The markets wild ride and the oil oversupply spur some fear. Though Super Thursday’s comments were hawkish and the sterling is gaining momentum.
Another Bloody Day for the Markets
The sell-off in global stocks has come back, disturbing markets from the U.S. to Asia. Declines have exceeded more than 10% since January’s highs. China, where retail investors dominate, got hit particularly hard Friday. Volatility has returned. After lying asleep for months, the VIX, Wall Street’s volatility index, has roared back to life. Equity traders have yet to get comfortable with a jump up in benchmark U.S. 10-year yields to their highest in four years, and worries over the unwinding of bets against volatility in stocks which continue to cast a shadow over markets. The biggest hit was seen on the technology sector even with positive earnings reported for the past quarter. The top five tech companies in the US have lost $437 billion in market cap during yesterday’s selloff. The combined market value of Apple, Alphabet, Microsoft, Amazon and Facebook is down $437 billion, as measured by the decline from each of the stock’s respective 52-week highs — all of which occurred on or after January 18 of this year — from closing to closing, according to FactSet. Now, the stock market is not the economy. The economy is doing well. But investors are in fact adjusting to very real changes in economic conditions. It’s a world that’s growing faster but with more risk.
Commodity Currencies near 7-Weeks Lows
Commodity Currencies have suffered the dip in oil prices. The Canadian loony and the Australian aussie are trading near 7-week lows against the US Dollar. Oil prices fell for a sixth day on Friday after Iran announced plans to boost production and U.S. crude output hit record highs, adding to concerns about a sharp rise in global supplies. OPEC member Iran on Thursday announced plans to increase production within the next four years by at least 700,000 barrels a day. The U.S. Energy Information Administration (EIA) this week said crude production last week rose to a record high of 10.25 million barrels per day (bpd). The falls come amid a rout in global share markets as inflation fears grip investors. Brent futures were down near the lowest level since Dec. 20th. U.S. West Texas Intermediate (WTI) crude has settled down at its lowest level since Jan. 2nd. Both contracts have fallen more than 9% from this year’s high point in late January. OPEC and other producers, including Russia, have cut production since January 2017 to force down global inventories, but these cuts have been offset by rising U.S. oil production. China’s demand on oil though has been increased and is highly anticipated to grow further following the global economic recovery.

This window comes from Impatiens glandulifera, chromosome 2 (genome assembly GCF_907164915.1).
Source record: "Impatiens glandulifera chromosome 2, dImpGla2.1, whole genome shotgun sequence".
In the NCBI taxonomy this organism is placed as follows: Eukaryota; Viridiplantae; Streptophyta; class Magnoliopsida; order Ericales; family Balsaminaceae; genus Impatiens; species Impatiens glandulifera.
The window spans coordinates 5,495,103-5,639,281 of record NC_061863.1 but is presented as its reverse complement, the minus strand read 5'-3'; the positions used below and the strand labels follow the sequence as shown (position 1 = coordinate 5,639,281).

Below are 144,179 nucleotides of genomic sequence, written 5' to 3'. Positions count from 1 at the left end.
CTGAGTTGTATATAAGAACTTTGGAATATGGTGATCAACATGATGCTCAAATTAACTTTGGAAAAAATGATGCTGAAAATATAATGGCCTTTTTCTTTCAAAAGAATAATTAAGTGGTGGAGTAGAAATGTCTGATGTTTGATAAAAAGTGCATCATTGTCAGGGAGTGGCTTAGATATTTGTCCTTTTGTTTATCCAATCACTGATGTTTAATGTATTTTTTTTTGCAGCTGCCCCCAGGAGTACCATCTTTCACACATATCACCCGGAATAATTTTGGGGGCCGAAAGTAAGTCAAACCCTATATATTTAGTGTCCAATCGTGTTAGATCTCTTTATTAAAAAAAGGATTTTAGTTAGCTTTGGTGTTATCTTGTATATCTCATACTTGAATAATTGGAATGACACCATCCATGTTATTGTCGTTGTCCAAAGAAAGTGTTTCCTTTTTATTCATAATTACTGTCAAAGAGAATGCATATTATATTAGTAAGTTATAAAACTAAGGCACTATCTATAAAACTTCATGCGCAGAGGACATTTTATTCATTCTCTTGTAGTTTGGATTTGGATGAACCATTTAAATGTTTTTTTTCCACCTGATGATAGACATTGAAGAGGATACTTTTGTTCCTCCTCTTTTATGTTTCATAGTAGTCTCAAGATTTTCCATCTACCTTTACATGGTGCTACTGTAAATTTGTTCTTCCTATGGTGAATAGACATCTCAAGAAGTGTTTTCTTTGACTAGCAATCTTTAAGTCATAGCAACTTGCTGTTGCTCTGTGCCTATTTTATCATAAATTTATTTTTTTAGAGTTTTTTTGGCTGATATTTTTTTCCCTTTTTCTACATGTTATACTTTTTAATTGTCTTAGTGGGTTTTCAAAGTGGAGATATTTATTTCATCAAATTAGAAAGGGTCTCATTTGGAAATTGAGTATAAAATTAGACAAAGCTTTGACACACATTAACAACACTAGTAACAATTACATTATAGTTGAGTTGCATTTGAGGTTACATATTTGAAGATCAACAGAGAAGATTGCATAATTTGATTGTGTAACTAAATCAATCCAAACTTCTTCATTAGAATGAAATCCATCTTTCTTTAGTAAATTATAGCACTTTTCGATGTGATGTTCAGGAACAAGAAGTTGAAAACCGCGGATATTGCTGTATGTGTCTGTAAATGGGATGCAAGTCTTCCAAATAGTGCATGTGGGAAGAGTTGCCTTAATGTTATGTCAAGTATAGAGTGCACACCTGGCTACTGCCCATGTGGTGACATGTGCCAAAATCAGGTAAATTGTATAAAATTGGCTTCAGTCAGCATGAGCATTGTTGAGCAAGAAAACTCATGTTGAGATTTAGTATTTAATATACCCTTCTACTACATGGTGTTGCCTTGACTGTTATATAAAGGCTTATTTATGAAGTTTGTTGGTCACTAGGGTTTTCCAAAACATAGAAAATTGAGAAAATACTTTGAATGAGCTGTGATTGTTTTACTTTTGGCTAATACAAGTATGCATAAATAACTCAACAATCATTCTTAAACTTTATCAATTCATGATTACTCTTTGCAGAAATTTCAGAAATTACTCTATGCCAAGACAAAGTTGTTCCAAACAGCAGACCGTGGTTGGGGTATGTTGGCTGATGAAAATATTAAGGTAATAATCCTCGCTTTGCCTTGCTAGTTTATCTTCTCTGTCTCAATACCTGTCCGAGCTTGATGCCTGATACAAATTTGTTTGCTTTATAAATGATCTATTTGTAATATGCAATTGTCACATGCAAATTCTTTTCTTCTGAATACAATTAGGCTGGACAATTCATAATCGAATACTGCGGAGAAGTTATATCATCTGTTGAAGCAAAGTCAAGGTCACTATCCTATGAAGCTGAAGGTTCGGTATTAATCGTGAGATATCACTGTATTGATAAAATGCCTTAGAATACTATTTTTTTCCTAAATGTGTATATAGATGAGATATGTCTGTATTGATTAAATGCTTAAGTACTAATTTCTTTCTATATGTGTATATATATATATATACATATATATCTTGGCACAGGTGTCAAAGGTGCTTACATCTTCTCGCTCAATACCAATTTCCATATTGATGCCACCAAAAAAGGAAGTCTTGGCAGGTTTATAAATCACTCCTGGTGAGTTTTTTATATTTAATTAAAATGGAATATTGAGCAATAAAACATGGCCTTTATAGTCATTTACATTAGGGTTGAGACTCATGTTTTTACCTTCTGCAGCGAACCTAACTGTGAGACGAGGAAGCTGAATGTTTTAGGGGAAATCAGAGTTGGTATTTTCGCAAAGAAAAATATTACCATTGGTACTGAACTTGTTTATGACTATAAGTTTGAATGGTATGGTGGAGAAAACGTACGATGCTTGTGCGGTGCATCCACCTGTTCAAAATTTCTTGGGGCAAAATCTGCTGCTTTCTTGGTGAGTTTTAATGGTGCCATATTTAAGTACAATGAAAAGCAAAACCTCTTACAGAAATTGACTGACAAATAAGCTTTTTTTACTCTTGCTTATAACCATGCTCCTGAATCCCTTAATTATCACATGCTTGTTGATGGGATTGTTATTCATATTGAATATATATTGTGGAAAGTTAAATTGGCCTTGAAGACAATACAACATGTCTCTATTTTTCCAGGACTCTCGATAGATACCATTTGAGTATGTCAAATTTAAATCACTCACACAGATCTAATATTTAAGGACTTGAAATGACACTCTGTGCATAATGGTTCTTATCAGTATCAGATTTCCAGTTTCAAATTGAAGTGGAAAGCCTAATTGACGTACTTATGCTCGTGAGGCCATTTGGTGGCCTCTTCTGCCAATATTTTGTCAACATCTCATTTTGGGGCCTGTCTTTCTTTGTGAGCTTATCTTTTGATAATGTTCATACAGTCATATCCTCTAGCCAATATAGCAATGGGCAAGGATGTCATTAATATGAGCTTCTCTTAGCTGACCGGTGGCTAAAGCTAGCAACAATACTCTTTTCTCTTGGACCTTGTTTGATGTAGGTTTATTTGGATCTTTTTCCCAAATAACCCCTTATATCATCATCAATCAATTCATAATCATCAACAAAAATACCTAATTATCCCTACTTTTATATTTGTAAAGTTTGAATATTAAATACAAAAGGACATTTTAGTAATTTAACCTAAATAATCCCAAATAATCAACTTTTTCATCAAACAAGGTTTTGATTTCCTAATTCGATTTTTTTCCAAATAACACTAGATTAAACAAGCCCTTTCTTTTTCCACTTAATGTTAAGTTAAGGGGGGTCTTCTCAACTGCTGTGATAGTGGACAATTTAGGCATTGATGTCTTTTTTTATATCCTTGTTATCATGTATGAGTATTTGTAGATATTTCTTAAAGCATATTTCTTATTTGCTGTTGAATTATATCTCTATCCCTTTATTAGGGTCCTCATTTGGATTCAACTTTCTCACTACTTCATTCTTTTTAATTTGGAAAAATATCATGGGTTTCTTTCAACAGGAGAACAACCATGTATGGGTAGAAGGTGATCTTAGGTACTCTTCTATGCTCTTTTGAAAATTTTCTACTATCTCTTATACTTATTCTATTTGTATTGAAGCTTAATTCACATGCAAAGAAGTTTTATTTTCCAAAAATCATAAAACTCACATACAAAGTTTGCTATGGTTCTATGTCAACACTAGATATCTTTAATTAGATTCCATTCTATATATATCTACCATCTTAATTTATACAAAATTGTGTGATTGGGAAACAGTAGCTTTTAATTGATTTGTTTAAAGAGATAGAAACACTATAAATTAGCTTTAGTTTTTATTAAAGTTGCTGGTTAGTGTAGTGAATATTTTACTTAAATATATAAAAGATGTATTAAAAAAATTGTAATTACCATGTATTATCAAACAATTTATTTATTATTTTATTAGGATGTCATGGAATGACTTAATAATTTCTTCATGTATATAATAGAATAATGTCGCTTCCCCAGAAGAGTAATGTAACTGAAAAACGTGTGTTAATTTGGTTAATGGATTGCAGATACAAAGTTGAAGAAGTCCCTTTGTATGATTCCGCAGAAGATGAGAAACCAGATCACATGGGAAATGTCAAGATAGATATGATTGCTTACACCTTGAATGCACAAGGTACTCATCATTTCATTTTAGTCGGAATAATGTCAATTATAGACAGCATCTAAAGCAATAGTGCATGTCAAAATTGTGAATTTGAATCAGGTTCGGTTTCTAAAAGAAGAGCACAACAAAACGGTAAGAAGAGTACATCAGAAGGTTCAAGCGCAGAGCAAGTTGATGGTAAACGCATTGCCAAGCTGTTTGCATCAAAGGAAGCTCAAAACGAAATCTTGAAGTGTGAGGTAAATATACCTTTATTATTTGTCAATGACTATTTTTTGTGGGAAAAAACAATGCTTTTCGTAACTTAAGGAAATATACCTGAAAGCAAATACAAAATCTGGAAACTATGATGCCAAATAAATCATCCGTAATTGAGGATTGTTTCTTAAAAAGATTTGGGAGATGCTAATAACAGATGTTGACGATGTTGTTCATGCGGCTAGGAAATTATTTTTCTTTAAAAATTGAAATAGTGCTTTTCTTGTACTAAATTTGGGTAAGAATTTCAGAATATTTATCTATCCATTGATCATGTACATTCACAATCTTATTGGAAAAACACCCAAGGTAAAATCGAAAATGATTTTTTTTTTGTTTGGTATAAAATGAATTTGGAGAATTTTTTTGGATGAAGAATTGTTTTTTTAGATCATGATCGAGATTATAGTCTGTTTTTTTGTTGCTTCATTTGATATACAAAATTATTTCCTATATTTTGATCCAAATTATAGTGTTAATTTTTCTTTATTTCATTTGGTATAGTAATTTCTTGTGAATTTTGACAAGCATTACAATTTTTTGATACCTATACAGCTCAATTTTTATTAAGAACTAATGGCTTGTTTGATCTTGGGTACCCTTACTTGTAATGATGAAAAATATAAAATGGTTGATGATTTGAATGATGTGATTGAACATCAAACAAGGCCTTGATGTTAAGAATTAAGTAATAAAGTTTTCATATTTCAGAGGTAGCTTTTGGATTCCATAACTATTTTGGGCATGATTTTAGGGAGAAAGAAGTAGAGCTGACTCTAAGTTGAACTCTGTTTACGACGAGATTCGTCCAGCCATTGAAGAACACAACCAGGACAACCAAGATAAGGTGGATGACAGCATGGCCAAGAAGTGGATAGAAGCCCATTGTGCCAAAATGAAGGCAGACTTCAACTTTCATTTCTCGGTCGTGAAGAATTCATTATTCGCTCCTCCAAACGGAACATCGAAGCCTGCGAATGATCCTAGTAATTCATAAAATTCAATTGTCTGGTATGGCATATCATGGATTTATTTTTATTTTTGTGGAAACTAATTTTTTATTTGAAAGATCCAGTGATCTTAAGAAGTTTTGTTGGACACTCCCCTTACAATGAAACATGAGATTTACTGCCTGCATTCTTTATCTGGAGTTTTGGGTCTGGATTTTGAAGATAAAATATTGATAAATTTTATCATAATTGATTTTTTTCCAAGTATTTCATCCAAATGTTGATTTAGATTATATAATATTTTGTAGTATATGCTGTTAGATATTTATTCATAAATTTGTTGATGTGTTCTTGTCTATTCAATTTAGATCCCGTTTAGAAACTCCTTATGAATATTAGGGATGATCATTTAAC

Hawkish Super Thursday
Britain’s slow-moving economy is getting a boost from the global recovery, thanks largely to a strong rebound in the United States, Germany and other key trading partners. Bank of England said on Thursday it is likely to raise interest rates sooner and by higher rates than thought three months ago. The BoE’s rate-setters gave themselves time to assess how Britain is managing the final steps of Brexit by voting unanimously to hold Bank Rate at 0.5 percent, as expected. But Governor Mark Carney and his colleagues said they saw a growing need to keep a control on inflation, echoing other central banks which are moving toward tighter monetary policy a decade after the financial crisis. Rate futures showed investors now saw a nearly 70% chance of a BoE rate hike in May, up from under 50% before Thursday’s announcement. The BoE wanted inflation to return back to 2% target over “a more conventional horizon”, which would mean tightening price growth within two years rather than three. Sterling jumped by more than a cent against the U.S. dollar reaching a strong resistance at 1.4060, although it later reversed most of that increase. The BoE expects the world economy to grow by 4 percent in 2018, one of its best performances in years. The chances of an interest rate hike by BoE in May mainly depends on whether wages pick up and whether a 2-year transition period after Brexit deal could soon be secured by Prime Minister Theresa May.